The fifth-ever European Congress on Global Education took place in Dublin from 3-4 November. It was a joint initiative of the Council of Europe’s North South Centre and the EU’s Global Education Network Europe (GENE) with the aim of building broader and deeper political support and commitment to global education.
The Congress signed and ratified the Dublin Declaration, which is the culmination of an 18-month process to develop a new framework on global citizenship education to 2050. The negotiations in Dublin were co-chaired by Ireland’s Minister of State for Overseas Development Aid and the Diaspora Colm Brophy, and Luxembourg’s Minister of Development Cooperation and Humanitarian Affairs Franz Fayot.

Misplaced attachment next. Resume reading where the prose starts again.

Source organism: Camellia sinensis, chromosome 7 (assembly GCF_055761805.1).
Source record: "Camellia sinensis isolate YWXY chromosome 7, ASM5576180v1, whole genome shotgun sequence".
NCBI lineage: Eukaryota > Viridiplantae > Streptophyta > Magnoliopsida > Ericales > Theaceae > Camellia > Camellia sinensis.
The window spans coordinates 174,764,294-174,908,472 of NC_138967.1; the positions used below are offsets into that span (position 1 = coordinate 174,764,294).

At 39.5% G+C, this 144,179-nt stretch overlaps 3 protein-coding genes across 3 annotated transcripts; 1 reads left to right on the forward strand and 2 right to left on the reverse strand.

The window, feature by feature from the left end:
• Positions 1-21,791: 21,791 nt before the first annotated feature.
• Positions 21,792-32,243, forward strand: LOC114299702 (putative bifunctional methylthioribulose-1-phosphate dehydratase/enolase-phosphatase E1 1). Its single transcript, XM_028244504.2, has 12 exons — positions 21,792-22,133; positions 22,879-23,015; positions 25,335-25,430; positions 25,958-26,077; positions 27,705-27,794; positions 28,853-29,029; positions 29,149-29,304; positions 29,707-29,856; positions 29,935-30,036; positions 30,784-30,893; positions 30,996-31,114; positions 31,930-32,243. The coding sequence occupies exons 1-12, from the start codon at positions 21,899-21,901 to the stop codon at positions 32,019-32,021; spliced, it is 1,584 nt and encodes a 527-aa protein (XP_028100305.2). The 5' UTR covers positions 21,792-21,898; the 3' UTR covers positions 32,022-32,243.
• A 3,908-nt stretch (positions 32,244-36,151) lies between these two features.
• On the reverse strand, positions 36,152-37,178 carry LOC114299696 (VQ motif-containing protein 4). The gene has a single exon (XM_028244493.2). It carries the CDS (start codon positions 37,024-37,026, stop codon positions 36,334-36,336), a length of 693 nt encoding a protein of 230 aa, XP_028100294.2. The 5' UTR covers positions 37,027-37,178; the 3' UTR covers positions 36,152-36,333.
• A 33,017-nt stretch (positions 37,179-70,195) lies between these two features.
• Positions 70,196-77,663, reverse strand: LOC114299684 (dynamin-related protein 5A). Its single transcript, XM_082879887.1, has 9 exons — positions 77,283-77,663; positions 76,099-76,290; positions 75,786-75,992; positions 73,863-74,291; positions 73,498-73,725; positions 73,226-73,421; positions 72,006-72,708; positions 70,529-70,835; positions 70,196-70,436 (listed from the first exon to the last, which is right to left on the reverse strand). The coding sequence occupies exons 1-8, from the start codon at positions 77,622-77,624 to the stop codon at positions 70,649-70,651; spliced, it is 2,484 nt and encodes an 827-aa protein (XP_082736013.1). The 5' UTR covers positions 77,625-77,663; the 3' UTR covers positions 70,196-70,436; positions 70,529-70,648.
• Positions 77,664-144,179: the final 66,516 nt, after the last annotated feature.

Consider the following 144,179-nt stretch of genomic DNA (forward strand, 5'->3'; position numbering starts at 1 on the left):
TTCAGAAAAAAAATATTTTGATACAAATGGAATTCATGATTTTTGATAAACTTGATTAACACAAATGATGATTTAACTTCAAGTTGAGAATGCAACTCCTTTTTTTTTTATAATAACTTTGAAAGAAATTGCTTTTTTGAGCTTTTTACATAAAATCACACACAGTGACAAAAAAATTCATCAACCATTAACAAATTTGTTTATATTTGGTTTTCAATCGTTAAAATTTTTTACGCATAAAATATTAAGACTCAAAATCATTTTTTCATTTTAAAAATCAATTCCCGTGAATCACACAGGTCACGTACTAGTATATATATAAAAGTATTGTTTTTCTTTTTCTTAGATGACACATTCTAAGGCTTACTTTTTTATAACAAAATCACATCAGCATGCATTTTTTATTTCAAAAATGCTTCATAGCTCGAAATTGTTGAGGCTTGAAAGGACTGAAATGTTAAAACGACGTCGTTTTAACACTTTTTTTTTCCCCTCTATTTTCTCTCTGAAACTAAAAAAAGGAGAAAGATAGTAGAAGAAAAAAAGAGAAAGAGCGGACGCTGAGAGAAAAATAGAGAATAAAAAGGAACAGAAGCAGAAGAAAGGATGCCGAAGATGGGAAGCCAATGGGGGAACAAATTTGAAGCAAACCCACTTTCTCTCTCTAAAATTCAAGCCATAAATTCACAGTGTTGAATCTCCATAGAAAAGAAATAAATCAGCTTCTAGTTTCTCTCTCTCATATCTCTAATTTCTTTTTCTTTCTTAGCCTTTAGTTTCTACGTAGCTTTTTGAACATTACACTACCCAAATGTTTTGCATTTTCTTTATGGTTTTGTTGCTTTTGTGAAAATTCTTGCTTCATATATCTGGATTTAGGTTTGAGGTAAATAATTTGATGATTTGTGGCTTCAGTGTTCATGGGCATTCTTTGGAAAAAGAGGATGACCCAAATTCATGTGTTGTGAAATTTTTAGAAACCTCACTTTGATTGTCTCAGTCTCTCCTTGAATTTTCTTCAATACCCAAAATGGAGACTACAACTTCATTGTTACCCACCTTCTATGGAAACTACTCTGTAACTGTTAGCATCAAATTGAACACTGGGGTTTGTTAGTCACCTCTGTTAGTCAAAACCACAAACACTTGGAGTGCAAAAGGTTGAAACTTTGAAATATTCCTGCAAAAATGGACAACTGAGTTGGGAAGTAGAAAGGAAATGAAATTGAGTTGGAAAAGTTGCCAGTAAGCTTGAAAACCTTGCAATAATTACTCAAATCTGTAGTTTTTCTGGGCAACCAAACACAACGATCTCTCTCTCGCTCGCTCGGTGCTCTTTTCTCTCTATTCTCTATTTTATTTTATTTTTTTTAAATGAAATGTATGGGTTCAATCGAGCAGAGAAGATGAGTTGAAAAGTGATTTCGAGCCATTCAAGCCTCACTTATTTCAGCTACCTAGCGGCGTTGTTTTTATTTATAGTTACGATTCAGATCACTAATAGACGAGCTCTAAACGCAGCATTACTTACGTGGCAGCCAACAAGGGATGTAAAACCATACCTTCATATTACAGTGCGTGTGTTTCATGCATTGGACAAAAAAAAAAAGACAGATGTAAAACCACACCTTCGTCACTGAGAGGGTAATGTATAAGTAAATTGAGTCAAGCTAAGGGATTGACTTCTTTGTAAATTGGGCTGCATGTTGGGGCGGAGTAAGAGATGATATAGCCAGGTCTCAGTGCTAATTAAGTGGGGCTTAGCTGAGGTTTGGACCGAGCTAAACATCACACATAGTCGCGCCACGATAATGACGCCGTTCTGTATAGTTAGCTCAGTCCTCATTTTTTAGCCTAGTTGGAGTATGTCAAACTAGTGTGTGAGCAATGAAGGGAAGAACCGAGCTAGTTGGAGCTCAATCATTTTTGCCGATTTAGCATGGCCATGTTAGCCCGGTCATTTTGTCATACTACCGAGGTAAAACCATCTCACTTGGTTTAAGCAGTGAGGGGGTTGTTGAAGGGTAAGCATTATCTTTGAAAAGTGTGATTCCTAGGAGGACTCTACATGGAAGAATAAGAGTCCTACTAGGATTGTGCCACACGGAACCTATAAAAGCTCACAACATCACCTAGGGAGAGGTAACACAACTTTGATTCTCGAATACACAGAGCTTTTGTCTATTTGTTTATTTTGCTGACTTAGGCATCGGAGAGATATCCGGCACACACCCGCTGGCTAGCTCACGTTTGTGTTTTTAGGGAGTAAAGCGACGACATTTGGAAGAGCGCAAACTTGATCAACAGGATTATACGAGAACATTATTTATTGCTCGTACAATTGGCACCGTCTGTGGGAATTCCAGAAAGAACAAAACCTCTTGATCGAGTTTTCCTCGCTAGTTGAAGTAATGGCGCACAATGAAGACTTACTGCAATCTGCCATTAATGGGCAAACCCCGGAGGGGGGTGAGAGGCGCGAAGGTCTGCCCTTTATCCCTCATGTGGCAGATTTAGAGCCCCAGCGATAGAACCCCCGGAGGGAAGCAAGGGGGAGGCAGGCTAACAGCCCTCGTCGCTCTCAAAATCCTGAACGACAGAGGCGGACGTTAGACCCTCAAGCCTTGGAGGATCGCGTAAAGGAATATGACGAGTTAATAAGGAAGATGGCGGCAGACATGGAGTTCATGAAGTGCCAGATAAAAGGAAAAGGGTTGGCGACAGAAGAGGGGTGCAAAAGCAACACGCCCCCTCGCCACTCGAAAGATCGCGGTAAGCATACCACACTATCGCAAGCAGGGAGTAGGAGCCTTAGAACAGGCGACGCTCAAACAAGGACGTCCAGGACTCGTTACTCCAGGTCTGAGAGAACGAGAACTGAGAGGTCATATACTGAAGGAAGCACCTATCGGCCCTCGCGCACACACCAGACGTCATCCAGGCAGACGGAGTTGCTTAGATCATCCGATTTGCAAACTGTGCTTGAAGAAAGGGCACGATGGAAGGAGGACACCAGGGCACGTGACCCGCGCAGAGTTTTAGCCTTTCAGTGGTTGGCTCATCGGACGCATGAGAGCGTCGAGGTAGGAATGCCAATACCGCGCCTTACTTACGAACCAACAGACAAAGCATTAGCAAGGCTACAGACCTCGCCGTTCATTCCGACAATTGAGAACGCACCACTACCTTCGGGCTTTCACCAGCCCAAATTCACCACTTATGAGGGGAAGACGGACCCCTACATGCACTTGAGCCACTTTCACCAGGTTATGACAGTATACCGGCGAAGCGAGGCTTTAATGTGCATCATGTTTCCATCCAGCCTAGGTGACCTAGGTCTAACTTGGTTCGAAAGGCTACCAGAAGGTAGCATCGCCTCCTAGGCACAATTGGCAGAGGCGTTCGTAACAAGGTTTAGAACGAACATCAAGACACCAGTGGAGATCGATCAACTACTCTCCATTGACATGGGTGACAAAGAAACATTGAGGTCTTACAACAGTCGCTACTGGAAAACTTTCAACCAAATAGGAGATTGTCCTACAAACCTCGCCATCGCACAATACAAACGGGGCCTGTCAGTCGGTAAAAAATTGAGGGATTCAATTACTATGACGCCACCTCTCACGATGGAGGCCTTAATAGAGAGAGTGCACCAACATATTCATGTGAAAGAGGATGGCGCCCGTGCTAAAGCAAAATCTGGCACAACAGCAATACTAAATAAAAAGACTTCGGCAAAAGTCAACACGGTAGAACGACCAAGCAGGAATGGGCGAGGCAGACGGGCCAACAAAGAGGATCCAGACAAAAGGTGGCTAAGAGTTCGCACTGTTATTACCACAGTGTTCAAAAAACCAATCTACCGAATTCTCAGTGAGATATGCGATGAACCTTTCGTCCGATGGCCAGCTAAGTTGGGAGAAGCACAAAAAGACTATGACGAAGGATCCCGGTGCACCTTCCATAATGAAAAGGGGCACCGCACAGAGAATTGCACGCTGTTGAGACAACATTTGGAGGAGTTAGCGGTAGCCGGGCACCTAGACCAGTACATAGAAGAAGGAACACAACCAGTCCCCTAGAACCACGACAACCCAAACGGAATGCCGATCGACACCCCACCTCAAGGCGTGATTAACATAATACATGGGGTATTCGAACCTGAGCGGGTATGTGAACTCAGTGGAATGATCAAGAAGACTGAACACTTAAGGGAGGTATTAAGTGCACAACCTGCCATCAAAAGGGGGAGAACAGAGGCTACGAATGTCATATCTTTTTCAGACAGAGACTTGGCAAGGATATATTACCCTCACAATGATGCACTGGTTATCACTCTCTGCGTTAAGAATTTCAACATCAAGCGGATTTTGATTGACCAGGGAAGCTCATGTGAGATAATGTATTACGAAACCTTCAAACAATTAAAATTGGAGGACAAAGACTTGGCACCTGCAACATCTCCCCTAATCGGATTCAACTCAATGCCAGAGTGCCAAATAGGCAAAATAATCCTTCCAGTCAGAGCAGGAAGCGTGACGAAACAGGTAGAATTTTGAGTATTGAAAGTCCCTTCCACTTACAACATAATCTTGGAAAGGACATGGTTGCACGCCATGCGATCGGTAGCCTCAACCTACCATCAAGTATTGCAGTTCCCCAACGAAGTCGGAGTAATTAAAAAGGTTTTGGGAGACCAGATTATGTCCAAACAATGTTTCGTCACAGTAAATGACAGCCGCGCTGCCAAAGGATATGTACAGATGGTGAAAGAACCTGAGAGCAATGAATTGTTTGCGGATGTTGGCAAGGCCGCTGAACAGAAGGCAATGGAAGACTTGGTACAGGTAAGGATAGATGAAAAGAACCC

Minister Brophy said: “It is more important than ever for us to ensure everybody has access to education and information to help them build an understanding of the critical issues facing the world today. The Dublin Declaration commits Governments across Europe to strengthening global citizenship education across society.”
The Dublin Declaration sets out how education will encourage the public to act, individually and collectively, to help build a fairer, more tolerant and more sustainable world for all. It focuses on youth, adult and community education, including reaching those marginalised from mainstream education. Signatories included stakeholders across youth organisations, civil society, local governments, academia, the European Commission, the Council of Europe, the OECD, UNECE, and UNESCO. They committed themselves to a Europe where access to quality global education is a right. In doing so, the Declaration champions the role of education in contributing to international solidarity, human rights, global social justice, sustainability and peace.
This was the final event of the Irish Presidency of the Committee of Ministers to take place in Ireland. Ireland officially hands over the Presidency to Iceland in Strasbourg on 7 November.